Activist investors want to shake up Bed Bath & Beyond, which has fallen behind rival retailers in recent years.
Three activist funds said on Tuesday that they have built a roughly 5% stake in Bed Bath & Beyond and will attempt to replace the company's entire 12-member board of directors and its chief executive. The activist group has nominated a full suite of 16 new board members and plans to recruit a new CEO. The Wall Street Journal first reported the group's plans.
The activist group sees an opportunity to push for changes because Bed Bath & Beyond's stock has lost more than 80% of its value since 2015. Bed Bath & Beyond's same-store sales have also fallen two years in a row.
The group — Legion Partners, Macellum Advisors, and Ancora Advisors — blames cluttered stores and a confusing pricing strategy for Bed Bath & Beyond's prolonged slump.
"Stores contain a dizzying array of too similar items and lack the experience customers demand," the group said in a news release on Tuesday. It argued that Bed Bath & Beyond lacked a "clearly defined 'good, better, best' strategy" on merchandise at different prices. That's key to attract a broad range of shopping demographics.
The group wants Bed Bath & Beyond to trim its product selection and beef up the in-store experience to drive traffic back to stores.
Bed Bath & Beyond's shrinking profit margins also came under attack. Here, the group argued that Bed Bath & Beyond did not sell enough of its own private-label brands, which carry higher margins than outside brands, and the retailer relied too heavily on promotions.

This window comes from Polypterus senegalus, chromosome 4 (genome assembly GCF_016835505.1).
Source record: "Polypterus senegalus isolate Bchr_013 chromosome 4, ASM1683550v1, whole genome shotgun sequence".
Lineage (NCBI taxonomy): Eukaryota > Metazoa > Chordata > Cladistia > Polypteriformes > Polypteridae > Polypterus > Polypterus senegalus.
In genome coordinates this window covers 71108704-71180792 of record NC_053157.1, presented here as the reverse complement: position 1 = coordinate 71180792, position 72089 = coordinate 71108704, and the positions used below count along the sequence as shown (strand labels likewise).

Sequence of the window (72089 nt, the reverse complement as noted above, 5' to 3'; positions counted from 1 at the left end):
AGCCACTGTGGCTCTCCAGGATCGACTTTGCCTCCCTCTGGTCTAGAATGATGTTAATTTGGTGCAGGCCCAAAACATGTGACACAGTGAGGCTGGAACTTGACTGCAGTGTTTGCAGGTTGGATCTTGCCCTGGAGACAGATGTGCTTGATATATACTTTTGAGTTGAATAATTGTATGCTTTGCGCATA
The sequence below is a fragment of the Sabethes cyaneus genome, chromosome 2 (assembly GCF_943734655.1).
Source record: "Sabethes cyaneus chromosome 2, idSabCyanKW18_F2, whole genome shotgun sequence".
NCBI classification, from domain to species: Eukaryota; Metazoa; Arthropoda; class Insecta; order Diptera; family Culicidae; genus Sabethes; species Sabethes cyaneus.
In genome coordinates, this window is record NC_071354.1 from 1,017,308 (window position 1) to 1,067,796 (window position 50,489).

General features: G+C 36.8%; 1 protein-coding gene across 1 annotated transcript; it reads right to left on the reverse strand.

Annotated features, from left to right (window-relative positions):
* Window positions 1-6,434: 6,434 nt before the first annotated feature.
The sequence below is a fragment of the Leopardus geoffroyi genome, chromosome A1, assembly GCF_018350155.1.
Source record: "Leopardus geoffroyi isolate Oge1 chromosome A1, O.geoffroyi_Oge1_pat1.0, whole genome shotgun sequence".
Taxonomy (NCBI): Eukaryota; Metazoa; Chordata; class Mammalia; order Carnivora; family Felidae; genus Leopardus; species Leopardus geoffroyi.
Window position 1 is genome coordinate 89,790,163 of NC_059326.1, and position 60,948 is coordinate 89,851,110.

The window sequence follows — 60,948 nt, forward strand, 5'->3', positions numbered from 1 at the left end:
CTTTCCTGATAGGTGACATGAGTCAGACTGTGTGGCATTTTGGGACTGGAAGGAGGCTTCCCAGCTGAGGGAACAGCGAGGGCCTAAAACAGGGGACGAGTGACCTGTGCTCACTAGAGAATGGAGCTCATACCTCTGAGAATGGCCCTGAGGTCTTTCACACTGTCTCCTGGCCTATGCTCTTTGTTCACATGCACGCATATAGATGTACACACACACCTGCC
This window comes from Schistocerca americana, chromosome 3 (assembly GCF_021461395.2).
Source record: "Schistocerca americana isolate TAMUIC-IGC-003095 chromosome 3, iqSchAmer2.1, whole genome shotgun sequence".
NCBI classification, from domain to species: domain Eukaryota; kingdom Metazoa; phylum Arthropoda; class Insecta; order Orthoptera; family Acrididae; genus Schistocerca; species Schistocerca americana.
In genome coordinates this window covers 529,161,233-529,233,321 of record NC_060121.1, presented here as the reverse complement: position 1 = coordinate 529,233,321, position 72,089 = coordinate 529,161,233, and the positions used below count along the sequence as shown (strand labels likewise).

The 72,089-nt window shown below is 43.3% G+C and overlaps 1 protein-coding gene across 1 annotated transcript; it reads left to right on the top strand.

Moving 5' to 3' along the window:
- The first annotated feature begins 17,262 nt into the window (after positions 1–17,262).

To improve margins, the activist group proposed cutting costs and possibly selling Bed Bath & Beyond's "non-core businesses," such as online home decor website One Kings Lane.
Bed Bath & Beyond's stock rocketed up around 25% Tuesday, signaling that Wall Street supports an overhaul.
The home furnishings' chain has struggled to compete with traditional retailers such as Walmart and Target, as well as online retailers Amazon and Wayfair. Walmart, Target and Amazon have launched cheaper private label home brands, while Wayfair has spent heavily on advertisements to get customers familiar with its brand. On Tuesday, Wayfair said it will open its first brick-and-mortar store this fall.
Bed Bath & Beyond is facing pressure from discounters TJ Maxx and its HomeGoods arm, too. "We still see an enormous opportunity to grow," TJX CEO Ernie Herrman said last month of HomeGoods. The chain plans to open 65 new stores this year.
Competition has swallowed up other home decor chains. Specialists such as Z Gallerie and Heritage Home have recently filed for bankruptcy, while Pier 1 Imports has fallen under $1 a share.
Despite the tough competition, the activist group says there's still hope for Bed Bath & Beyond. The company just needs new leaders and a fresh game plan.
"Bed Bath has tremendous potential with the right board and management team in place," the investor group said. "Shareholders must demand change now before the [company's] failures become irreversible."
In response to the activist push, Janet Barth, vice president of investor relations at Bed Bath & Beyond, said "we are open to the views of our shareholders and value constructive input."
Barth said Bed Bath & Beyond is already making progress on transforming the company. The company is eliminating some merchandise from stores to reduce clutter and focusing on winning college students and their parents with an improved assortment.
Bed Bath & Beyond will also launch six home furnishing brands in the next two years. The first of those brands, Bee & Willow, debuted earlier this month.
—CNNBusiness' Jordan Valinsky contributed to this article.
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